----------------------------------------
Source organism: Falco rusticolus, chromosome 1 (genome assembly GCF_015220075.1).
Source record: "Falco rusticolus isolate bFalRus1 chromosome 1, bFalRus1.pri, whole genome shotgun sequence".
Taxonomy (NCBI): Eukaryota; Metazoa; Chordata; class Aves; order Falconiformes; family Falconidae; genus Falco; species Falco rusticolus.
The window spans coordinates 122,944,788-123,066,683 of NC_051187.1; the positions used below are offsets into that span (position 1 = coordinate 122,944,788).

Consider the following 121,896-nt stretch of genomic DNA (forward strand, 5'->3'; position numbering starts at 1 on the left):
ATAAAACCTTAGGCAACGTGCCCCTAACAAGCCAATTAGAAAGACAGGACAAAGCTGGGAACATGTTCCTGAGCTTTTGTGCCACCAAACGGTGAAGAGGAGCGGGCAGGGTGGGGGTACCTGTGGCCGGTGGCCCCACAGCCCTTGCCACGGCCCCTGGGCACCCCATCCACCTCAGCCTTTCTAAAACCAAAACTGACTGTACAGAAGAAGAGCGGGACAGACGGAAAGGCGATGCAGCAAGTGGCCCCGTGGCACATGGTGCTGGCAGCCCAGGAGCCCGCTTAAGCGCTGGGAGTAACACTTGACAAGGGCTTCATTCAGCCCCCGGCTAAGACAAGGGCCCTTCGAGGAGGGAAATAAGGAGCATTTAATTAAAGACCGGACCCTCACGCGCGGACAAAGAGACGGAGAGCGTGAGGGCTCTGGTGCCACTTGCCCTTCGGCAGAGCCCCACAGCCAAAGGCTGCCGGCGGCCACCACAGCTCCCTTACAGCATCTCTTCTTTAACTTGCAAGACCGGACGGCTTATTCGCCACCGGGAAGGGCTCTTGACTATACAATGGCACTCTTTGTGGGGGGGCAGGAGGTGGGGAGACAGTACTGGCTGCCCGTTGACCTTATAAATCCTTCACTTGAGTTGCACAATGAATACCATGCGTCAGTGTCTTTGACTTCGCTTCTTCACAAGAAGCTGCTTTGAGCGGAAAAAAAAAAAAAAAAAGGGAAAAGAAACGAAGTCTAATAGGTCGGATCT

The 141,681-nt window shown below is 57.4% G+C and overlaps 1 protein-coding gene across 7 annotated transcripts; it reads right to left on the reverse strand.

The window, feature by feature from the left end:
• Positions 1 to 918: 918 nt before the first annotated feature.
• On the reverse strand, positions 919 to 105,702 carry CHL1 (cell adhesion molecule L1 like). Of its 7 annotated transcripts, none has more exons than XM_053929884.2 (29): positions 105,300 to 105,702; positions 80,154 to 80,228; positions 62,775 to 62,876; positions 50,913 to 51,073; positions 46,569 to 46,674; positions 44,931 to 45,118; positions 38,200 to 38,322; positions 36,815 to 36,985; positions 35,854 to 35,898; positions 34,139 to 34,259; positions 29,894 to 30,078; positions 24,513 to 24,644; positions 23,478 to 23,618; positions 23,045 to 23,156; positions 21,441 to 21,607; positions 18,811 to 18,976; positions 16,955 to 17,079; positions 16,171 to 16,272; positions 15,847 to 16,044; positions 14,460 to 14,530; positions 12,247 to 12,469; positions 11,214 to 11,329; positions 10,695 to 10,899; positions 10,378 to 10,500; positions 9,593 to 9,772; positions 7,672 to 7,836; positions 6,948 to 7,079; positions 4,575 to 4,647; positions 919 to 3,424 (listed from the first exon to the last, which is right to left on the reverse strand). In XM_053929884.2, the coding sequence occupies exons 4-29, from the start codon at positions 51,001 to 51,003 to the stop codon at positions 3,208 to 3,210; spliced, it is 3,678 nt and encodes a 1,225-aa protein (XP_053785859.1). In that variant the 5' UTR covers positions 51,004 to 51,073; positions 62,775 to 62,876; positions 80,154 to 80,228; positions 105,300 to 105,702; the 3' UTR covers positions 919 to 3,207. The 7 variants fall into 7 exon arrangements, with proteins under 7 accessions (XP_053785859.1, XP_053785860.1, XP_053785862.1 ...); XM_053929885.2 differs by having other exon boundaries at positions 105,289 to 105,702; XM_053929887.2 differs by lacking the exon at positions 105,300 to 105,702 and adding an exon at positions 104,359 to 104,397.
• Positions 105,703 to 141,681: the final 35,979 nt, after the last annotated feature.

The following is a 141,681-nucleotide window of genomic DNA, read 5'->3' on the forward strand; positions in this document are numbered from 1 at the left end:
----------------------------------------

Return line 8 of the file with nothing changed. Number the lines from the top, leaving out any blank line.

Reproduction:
The window, feature by feature from the left end: